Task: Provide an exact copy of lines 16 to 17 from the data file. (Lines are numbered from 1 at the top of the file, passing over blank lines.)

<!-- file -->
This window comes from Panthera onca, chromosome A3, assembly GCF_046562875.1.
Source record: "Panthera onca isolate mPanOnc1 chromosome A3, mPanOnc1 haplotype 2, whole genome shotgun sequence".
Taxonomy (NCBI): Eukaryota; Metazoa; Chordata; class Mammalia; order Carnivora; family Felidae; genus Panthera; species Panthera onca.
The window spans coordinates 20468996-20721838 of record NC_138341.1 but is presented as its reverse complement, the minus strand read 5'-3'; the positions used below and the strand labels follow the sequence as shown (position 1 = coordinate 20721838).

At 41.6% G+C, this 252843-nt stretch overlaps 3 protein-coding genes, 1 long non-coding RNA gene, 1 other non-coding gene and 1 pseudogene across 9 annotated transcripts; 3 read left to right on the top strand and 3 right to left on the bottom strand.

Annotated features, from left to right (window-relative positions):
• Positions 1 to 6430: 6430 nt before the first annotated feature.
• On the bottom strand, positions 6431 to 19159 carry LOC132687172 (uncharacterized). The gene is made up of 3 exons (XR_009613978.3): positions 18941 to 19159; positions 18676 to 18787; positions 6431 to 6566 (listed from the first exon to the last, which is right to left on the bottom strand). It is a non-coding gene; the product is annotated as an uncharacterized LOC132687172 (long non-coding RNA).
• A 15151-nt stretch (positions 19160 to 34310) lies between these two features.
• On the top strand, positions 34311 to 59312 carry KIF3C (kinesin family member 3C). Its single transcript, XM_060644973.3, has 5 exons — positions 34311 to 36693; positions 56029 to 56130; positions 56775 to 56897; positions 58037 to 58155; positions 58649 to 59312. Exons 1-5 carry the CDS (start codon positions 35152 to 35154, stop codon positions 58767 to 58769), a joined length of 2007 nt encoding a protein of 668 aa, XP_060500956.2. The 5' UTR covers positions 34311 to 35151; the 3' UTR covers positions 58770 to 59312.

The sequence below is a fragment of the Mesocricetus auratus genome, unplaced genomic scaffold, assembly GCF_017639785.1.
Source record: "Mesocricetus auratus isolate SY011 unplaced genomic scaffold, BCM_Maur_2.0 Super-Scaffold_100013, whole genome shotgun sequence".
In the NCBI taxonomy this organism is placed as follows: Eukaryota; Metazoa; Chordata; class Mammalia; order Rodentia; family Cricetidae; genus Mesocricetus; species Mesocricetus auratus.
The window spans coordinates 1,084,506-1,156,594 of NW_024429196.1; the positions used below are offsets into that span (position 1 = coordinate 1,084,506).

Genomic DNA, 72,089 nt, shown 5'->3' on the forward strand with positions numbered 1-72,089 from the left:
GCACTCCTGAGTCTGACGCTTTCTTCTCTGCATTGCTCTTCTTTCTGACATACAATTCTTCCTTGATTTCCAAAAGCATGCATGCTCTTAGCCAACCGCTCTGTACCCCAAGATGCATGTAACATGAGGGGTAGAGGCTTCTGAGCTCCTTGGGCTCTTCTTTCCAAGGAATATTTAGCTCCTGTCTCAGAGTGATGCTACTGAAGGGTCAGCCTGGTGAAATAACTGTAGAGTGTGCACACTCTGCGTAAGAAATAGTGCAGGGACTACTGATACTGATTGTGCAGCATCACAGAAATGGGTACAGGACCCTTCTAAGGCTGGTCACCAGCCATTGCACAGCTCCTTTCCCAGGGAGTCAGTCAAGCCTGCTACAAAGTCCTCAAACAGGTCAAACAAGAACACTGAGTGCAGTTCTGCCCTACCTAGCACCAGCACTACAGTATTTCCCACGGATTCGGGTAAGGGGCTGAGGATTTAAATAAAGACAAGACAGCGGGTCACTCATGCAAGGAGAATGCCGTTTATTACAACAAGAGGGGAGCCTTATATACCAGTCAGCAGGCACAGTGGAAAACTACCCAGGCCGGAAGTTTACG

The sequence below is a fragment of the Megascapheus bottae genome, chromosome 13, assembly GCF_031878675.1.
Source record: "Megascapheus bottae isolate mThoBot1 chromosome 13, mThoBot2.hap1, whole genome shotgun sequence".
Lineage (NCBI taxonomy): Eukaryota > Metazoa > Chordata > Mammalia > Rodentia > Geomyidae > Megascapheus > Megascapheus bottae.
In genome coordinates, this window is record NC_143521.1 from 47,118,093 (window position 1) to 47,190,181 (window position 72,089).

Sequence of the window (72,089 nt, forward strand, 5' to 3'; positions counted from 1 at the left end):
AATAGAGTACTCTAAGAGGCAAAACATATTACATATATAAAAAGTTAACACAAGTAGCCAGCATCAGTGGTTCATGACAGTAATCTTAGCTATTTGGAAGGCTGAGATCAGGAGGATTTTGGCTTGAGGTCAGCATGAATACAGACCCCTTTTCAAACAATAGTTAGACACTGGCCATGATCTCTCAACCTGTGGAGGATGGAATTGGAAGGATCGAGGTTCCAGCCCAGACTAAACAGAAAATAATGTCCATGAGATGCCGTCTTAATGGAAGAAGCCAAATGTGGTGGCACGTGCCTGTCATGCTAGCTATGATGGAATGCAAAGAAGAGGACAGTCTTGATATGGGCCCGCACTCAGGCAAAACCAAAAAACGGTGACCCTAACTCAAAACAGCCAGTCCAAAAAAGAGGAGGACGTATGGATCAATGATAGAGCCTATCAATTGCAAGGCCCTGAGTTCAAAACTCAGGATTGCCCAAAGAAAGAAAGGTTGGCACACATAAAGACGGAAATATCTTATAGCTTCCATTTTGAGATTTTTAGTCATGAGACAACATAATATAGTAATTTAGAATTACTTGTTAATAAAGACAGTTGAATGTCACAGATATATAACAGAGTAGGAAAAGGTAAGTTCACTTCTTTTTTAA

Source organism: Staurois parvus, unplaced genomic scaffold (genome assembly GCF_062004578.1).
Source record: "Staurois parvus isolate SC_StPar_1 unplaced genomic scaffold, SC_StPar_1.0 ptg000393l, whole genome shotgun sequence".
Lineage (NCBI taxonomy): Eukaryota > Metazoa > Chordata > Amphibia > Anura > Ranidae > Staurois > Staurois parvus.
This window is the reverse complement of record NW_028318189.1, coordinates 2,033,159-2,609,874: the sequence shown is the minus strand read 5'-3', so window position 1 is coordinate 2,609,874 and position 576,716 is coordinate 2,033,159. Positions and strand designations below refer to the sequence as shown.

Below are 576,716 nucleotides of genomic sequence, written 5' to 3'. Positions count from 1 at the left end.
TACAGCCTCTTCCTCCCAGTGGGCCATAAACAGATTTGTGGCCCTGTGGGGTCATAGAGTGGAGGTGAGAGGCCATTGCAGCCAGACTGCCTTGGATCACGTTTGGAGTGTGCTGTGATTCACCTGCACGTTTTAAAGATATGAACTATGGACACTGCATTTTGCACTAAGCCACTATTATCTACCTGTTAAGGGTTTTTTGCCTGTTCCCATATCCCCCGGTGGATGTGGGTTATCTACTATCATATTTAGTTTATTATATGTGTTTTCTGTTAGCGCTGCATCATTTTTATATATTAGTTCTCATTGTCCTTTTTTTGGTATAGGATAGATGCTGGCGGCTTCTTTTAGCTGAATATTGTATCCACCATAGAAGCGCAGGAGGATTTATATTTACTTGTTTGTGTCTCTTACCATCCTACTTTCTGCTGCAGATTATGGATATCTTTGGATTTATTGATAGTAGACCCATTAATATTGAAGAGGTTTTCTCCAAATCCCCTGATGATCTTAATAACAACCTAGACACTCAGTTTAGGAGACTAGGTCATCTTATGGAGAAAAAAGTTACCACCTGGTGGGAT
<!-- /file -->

GCACTCCTGAGTCTGACGCTTTCTTCTCTGCATTGCTCTTCTTTCTGACATACAATTCTTCCTTGATTTCCAAAAGCATGCATGCTCTTAGCCAACCGCTCTGTACCCCAAGATGCATGTAACATGAGGGGTAGAGGCTTCTGAGCTCCTTGGGCTCTTCTTTCCAAGGAATATTTAGCTCCTGTCTCAGAGTGATGCTACTGAAGGGTCAGCCTGGTGAAATAACTGTAGAGTGTGCACACTCTGCGTAAGAAATAGTGCAGGGACTACTGATACTGATTGTGCAGCATCACAGAAATGGGTACAGGACCCTTCTAAGGCTGGTCACCAGCCATTGCACAGCTCCTTTCCCAGGGAGTCAGTCAAGCCTGCTACAAAGTCCTCAAACAGGTCAAACAAGAACACTGAGTGCAGTTCTGCCCTACCTAGCACCAGCACTACAGTATTTCCCACGGATTCGGGTAAGGGGCTGAGGATTTAAATAAAGACAAGACAGCGGGTCACTCATGCAAGGAGAATGCCGTTTATTACAACAAGAGGGGAGCCTTATATACCAGTCAGCAGGCACAGTGGAAAACTACCCAGGCCGGAAGTTTACG

The sequence below is a fragment of the Megascapheus bottae genome, chromosome 13, assembly GCF_031878675.1.